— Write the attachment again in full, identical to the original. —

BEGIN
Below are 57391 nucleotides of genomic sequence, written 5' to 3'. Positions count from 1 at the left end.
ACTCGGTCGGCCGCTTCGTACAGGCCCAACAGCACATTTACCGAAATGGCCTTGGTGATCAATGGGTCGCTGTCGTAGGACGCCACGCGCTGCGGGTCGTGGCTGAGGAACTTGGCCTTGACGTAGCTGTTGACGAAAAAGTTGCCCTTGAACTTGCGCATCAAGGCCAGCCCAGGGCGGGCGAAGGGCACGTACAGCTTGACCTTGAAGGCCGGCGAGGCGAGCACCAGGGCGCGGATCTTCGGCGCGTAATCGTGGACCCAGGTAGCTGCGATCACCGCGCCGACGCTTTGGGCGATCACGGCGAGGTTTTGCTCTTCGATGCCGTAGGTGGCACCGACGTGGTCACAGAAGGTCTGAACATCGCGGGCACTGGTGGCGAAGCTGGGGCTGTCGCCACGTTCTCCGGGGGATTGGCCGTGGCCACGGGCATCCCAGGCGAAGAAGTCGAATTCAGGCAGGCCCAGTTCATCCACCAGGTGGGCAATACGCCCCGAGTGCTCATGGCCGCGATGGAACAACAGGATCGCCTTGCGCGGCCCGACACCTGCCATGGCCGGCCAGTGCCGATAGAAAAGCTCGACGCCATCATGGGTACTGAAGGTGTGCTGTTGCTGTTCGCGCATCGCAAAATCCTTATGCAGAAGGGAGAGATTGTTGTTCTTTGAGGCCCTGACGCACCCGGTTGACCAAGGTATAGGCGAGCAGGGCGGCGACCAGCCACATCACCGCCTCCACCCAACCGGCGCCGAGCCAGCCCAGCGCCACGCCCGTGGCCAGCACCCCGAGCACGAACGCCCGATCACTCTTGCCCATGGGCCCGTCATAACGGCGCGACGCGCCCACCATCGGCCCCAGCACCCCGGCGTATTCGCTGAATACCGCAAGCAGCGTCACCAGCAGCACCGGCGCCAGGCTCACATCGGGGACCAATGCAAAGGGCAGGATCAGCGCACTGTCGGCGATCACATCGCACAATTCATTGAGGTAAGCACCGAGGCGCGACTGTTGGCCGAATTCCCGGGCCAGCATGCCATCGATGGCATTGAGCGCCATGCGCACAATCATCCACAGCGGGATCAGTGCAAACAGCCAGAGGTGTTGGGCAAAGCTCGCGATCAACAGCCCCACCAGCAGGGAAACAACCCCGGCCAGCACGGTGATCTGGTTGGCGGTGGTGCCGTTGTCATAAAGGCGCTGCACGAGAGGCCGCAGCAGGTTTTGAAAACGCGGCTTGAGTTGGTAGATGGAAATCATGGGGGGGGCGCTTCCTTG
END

Below are 57391 nucleotides of genomic sequence, written 5' to 3'. Positions count from 1 at the left end.
ACTCGGTCGGCCGCTTCGTACAGGCCCAACAGCACATTTACCGAAATGGCCTTGGTGATCAATGGGTCGCTGTCGTAGGACGCCACGCGCTGCGGGTCGTGGCTGAGGAACTTGGCCTTGACGTAGCTGTTGACGAAAAAGTTGCCCTTGAACTTGCGCATCAAGGCCAGCCCAGGGCGGGCGAAGGGCACGTACAGCTTGACCTTGAAGGCCGGCGAGGCGAGCACCAGGGCGCGGATCTTCGGCGCGTAATCGTGGACCCAGGTAGCTGCGATCACCGCGCCGACGCTTTGGGCGATCACGGCGAGGTTTTGCTCTTCGATGCCGTAGGTGGCACCGACGTGGTCACAGAAGGTCTGAACATCGCGGGCACTGGTGGCGAAGCTGGGGCTGTCGCCACGTTCTCCGGGGGATTGGCCGTGGCCACGGGCATCCCAGGCGAAGAAGTCGAATTCAGGCAGGCCCAGTTCATCCACCAGGTGGGCAATACGCCCCGAGTGCTCATGGCCGCGATGGAACAACAGGATCGCCTTGCGCGGCCCGACACCTGCCATGGCCGGCCAGTGCCGATAGAAAAGCTCGACGCCATCATGGGTACTGAAGGTGTGCTGTTGCTGTTCGCGCATCGCAAAATCCTTATGCAGAAGGGAGAGATTGTTGTTCTTTGAGGCCCTGACGCACCCGGTTGACCAAGGTATAGGCGAGCAGGGCGGCGACCAGCCACATCACCGCCTCCACCCAACCGGCGCCGAGCCAGCCCAGCGCCACGCCCGTGGCCAGCACCCCGAGCACGAACGCCCGATCACTCTTGCCCATGGGCCCGTCATAACGGCGCGACGCGCCCACCATCGGCCCCAGCACCCCGGCGTATTCGCTGAATACCGCAAGCAGCGTCACCAGCAGCACCGGCGCCAGGCTCACATCGGGGACCAATGCAAAGGGCAGGATCAGCGCACTGTCGGCGATCACATCGCACAATTCATTGAGGTAAGCACCGAGGCGCGACTGTTGGCCGAATTCCCGGGCCAGCATGCCATCGATGGCATTGAGCGCCATGCGCACAATCATCCACAGCGGGATCAGTGCAAACAGCCAGAGGTGTTGGGCAAAGCTCGCGATCAACAGCCCCACCAGCAGGGAAACAACCCCGGCCAGCACGGTGATCTGGTTGGCGGTGGTGCCGTTGTCATAAAGGCGCTGCACGAGAGGCCGCAGCAGGTTTTGAAAACGCGGCTTGAGTTGGTAGATGGAAATCATGGGGGGGGCGCTTCCTTG